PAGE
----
Of course, Facebook was absolutely right to keep strong tabs on its data and interface early-on. I’m sure it wasn’t as much a branding reason as the fact Zuckerberg didn’t want to get sucked in to the same issues MySpace did, where users were encouraged to ‘personalise’ their pages, ultimately resulting in a social network that was unusable for all.

But surely the time to open-out (I’m not talking about styling one’s profile page) came and went about three years ago? Instead, at this time, Facebook was buttoning-down its strategy so as to retain as much data as possible whilst making it slightly more interactive with the rest of the web. And so was launched the adoption of the “Social Graph” model.

I’m hoping that any changes taking place over the coming months may involve Facebook adopting an open standard. Not the kind of “open” mentioned in Zuckerberg’s blog post from a year ago, but a real kind of “open”.


28
Feb 11

The Long Tail

I talked with the owner of my favourite pub in Cambridge last night. The pub shall remain nameless for reasons that will become apparent.

He refuses to sell Carling, Stella, Bulmers, etc. on tap. Instead he sells fine whiskeys and rums, real ale (offering 2 guest ales which change regularly), and decent ciders. His landlord and financial backing (brewery) insisted he sold the big brands, in order to have the pumps installed in his pub when they started. He agreed to the deal as he couldn’t afford to buy pumps himself, ordered a single barrel of Carling, didn’t connect it up to the pump, left it for a few months until the beer was out of date, and sent it back saying there was no market for it in his pub.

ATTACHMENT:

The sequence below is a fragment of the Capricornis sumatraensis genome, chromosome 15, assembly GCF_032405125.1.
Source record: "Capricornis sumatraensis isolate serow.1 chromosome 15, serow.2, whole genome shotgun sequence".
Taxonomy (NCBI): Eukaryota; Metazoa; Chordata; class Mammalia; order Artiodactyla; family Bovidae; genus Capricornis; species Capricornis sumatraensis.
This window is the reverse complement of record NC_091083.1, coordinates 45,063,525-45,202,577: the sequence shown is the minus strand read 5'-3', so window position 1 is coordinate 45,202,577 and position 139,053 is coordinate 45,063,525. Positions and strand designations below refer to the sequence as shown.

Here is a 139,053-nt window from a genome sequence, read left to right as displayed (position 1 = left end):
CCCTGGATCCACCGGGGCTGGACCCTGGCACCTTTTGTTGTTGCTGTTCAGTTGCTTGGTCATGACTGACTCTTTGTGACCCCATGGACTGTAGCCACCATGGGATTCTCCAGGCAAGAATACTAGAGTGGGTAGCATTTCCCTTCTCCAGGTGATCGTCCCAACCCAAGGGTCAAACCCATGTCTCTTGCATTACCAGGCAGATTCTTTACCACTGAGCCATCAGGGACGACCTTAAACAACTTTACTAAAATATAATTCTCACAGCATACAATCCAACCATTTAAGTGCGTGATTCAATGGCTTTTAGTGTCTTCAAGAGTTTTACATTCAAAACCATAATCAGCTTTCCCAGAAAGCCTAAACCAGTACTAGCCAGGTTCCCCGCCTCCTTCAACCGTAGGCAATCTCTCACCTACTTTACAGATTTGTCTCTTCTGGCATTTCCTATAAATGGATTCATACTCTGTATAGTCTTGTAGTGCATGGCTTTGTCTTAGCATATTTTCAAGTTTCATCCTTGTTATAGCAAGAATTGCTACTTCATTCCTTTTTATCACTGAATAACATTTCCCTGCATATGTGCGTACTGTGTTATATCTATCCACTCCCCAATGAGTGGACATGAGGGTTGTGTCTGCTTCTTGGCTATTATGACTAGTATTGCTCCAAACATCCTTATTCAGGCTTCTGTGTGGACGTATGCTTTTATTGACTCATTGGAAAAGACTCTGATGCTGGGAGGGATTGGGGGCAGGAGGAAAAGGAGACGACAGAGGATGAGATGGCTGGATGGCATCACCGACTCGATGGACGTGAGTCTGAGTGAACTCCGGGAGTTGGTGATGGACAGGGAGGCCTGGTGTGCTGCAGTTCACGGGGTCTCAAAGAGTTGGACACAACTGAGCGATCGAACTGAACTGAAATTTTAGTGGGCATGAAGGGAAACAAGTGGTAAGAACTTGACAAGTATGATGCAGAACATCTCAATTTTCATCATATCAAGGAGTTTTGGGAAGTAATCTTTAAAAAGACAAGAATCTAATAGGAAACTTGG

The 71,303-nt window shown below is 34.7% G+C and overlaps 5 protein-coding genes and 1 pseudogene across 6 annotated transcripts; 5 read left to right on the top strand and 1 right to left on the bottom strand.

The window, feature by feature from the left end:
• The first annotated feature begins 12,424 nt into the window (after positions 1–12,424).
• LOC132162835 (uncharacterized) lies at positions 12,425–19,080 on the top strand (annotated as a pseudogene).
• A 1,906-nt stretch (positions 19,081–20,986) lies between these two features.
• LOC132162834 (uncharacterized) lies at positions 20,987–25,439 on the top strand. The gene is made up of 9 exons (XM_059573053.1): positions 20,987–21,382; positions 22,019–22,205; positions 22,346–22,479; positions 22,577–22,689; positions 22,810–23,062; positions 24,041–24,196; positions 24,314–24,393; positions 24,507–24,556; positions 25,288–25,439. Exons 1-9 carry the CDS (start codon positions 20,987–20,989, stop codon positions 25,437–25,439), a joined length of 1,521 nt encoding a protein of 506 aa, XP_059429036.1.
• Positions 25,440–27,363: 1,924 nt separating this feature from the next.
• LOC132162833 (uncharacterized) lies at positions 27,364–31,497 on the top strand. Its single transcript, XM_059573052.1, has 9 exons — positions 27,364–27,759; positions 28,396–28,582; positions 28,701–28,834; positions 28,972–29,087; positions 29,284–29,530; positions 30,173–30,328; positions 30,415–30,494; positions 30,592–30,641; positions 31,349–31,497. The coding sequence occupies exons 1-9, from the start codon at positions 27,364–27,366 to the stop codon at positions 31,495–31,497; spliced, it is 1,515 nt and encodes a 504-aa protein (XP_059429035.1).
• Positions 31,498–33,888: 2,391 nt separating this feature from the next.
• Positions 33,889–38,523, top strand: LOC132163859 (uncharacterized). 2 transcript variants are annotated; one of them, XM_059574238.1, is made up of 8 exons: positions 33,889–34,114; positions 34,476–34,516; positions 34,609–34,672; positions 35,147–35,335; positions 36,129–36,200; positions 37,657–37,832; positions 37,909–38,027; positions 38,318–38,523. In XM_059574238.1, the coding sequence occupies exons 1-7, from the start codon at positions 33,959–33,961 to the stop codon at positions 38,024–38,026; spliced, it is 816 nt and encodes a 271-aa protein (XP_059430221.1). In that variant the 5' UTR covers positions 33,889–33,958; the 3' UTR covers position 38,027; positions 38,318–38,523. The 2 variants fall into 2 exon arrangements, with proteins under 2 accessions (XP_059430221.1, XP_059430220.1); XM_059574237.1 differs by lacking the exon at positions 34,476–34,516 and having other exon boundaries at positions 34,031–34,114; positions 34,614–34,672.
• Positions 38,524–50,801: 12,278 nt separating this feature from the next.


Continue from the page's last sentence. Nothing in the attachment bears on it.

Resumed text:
To this day he only sells decent, CAMRA-happy real ales.

In one sense, he was shooting himself in the foot. There is always a market for the lowest common denominator. To prove this, he sold Carling for one night for a trial, and apparently it sold far better than the other drinks put together.

But he then went on to say that he didn’t want that kind of person in his pub. Whilst you might think that’s a bit “Basil Fawlty”, it is now three years later and his pub is extremely popular. Instead of a television, they have live folk music and jazz nights, they sell the work of local painters and graphic artists, and the pub is very well-loved by locals. The locals in this neighbourhood are quite unique in that they consist of people like bow-makers, musicians, artists, and academics.

Although he still doesn’t make as much money as he would if he sold the popular brands, he also doesn’t have to deal with rude, drunken males (Stella), packs of abrasive middle-aged women (Barcadi), and the like. Instead, most of the people who turn up at 6pm are distinguished men and women who come with newspaper and conversation. Whatsmore they campaign on his behalf.

I’m not saying there is anything wrong with selling certain types of product to certain types of people. This pub is not at the very highest-end of the market in wine, for example. Nor does it shun the popular brands of bar snacks, as another example. It’s just that I was impressed by this pub owner’s vision. The fact that he saw this vision through means the local neighbourhood really benefits; localism has increased, people talk to each other more – which even has knock-on effects to crime prevention, and it makes accessible a sense of community that otherwise may not have been apparent. And community amongst the British middle classes – particularly in city life, is something that is so rare.